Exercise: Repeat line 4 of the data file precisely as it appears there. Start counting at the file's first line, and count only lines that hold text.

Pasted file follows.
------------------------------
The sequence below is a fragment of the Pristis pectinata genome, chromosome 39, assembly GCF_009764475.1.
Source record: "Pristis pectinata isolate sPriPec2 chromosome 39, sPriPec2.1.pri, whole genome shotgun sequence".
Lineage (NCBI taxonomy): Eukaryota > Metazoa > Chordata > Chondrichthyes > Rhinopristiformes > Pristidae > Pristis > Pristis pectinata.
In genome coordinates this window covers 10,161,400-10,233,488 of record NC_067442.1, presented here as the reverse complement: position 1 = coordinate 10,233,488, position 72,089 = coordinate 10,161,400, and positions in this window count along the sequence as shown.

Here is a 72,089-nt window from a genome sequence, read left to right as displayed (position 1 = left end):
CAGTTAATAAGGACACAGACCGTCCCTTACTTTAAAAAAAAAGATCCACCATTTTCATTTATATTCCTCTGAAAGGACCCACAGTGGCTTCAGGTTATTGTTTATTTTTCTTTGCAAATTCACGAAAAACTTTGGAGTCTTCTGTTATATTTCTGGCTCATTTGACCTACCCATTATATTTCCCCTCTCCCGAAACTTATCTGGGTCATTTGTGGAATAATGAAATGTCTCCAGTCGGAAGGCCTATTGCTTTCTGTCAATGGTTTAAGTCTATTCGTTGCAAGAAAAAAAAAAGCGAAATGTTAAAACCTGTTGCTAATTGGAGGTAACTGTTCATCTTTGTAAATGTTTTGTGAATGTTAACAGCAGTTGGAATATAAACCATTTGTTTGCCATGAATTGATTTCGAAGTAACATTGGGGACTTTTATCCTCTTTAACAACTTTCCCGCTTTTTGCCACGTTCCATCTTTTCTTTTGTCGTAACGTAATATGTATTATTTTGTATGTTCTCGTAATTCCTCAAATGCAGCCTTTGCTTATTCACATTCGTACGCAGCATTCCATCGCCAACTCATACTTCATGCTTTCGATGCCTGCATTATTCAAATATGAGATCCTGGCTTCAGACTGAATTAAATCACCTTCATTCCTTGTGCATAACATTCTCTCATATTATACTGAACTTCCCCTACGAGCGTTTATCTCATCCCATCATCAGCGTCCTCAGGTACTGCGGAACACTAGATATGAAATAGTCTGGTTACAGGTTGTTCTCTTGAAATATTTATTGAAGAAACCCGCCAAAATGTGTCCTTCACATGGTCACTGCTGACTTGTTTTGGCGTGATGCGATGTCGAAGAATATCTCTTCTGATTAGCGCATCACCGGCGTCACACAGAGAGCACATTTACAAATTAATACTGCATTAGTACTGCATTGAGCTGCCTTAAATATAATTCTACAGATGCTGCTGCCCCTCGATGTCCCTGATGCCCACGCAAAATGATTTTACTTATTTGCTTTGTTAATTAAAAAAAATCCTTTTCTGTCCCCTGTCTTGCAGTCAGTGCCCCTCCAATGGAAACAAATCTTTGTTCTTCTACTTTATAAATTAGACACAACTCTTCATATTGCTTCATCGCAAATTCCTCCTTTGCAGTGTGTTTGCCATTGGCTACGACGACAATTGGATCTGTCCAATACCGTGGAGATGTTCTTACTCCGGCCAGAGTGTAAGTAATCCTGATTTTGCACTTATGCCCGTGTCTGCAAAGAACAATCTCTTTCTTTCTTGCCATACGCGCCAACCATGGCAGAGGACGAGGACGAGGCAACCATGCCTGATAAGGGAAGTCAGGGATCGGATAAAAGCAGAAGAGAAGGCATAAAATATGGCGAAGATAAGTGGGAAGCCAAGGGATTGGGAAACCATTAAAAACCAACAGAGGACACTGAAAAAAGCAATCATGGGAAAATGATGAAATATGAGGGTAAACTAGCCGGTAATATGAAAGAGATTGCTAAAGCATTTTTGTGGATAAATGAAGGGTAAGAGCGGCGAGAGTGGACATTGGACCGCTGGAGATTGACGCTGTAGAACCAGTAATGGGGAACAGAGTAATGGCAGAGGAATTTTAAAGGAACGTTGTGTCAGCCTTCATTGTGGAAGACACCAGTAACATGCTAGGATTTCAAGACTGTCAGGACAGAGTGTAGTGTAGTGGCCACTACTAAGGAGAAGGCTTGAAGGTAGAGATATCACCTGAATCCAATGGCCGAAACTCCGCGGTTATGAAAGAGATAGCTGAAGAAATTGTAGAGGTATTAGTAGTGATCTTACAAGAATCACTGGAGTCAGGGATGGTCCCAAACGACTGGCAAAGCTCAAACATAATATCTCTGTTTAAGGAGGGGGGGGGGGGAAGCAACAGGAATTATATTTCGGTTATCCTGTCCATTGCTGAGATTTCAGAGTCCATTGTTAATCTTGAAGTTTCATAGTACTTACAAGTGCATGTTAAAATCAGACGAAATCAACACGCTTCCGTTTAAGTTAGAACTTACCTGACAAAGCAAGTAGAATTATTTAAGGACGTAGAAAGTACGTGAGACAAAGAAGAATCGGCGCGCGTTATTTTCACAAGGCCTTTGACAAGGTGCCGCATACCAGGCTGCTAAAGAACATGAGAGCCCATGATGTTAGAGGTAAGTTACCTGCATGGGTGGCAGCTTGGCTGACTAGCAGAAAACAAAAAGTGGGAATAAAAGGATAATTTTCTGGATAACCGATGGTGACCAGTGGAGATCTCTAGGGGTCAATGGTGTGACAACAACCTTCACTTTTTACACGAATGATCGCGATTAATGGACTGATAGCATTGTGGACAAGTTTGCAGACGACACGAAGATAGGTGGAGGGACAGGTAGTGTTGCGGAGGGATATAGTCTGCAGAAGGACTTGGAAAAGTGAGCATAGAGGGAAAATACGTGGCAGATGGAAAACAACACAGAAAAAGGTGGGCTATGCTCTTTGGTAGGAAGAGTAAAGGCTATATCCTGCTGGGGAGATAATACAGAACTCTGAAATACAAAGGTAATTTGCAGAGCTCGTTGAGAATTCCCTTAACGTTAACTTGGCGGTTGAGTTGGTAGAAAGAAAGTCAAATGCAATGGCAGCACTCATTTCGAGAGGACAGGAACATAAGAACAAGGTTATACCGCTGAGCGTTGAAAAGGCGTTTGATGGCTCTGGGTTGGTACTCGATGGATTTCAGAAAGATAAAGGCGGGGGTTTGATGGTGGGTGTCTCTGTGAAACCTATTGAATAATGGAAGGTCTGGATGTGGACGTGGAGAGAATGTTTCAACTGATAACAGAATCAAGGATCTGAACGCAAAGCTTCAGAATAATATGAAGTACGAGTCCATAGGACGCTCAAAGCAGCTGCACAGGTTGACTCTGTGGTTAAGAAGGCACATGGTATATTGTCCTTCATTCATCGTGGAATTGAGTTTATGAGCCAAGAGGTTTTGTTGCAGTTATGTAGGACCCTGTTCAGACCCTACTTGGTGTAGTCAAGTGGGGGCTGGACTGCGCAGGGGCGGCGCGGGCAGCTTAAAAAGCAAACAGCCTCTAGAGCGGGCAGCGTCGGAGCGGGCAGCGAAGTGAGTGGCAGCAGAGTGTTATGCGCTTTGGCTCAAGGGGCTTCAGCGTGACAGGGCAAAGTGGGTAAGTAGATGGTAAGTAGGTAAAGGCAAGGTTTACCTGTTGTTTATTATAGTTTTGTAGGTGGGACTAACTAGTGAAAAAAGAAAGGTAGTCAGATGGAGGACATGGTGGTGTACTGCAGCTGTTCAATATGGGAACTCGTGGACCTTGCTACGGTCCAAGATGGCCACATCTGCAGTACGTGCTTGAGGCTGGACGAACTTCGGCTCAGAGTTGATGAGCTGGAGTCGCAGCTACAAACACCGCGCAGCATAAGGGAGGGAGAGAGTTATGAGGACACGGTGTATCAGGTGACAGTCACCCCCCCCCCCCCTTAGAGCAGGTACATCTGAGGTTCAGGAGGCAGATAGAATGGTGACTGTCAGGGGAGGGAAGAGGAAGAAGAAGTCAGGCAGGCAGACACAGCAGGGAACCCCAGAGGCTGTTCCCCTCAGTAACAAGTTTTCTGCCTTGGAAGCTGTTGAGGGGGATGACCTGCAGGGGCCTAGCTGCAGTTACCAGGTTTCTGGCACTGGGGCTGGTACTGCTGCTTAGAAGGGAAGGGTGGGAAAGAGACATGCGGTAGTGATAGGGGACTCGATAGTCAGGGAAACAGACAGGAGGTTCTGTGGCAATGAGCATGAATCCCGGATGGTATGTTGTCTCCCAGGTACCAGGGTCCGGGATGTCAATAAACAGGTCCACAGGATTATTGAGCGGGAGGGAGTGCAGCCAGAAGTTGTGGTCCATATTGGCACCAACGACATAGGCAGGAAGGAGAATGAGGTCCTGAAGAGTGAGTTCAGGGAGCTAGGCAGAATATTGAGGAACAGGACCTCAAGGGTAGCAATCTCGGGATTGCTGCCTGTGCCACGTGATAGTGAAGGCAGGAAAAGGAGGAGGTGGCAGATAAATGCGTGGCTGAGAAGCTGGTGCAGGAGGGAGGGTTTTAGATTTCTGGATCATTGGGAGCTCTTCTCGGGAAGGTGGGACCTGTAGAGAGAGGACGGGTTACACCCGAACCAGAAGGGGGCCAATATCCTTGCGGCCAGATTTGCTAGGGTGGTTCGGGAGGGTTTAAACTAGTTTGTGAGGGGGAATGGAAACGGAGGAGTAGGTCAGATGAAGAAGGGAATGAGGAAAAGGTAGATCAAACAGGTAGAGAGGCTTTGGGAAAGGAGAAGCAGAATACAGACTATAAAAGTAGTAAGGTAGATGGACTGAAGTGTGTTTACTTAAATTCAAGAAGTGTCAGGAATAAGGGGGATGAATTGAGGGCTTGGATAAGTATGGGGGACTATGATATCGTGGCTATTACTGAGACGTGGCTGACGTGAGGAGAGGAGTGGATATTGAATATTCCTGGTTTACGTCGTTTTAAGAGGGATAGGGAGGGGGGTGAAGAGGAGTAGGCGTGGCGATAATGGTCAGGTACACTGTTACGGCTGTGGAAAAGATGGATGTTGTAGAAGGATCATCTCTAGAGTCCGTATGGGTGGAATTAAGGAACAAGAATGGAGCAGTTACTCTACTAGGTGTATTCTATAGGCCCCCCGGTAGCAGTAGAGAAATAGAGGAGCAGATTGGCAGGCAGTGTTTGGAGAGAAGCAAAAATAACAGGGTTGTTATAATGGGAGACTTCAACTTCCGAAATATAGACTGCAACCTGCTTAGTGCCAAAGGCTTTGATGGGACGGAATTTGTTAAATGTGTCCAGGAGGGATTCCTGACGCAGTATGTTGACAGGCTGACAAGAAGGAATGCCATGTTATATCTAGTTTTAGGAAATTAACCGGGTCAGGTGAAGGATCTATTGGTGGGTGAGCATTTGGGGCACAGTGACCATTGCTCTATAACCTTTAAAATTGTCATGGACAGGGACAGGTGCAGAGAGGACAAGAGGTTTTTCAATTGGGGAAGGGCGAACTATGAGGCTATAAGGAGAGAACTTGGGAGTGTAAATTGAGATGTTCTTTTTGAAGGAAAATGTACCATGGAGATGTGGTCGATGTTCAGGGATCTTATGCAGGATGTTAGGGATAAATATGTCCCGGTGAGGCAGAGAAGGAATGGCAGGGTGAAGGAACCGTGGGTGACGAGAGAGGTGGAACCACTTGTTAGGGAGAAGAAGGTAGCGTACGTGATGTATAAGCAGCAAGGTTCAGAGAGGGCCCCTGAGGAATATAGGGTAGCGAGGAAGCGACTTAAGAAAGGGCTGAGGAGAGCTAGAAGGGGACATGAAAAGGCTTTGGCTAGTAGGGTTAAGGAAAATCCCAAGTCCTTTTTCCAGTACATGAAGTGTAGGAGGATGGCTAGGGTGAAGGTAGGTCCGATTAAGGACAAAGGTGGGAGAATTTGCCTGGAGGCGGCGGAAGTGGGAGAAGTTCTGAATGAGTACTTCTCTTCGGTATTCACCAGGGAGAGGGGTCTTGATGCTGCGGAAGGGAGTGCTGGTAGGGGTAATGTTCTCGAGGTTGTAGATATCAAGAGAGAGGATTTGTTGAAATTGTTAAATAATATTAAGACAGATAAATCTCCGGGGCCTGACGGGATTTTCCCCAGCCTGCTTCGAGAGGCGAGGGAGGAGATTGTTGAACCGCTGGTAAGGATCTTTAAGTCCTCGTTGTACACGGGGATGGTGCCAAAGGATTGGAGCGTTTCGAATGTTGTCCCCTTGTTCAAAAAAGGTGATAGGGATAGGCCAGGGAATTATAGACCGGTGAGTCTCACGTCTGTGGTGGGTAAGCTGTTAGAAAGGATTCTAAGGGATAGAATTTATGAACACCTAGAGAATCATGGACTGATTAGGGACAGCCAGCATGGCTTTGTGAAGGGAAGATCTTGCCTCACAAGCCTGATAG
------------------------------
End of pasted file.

In genome coordinates this window covers 10,161,400-10,233,488 of record NC_067442.1, presented here as the reverse complement: position 1 = coordinate 10,233,488, position 72,089 = coordinate 10,161,400, and positions in this window count along the sequence as shown.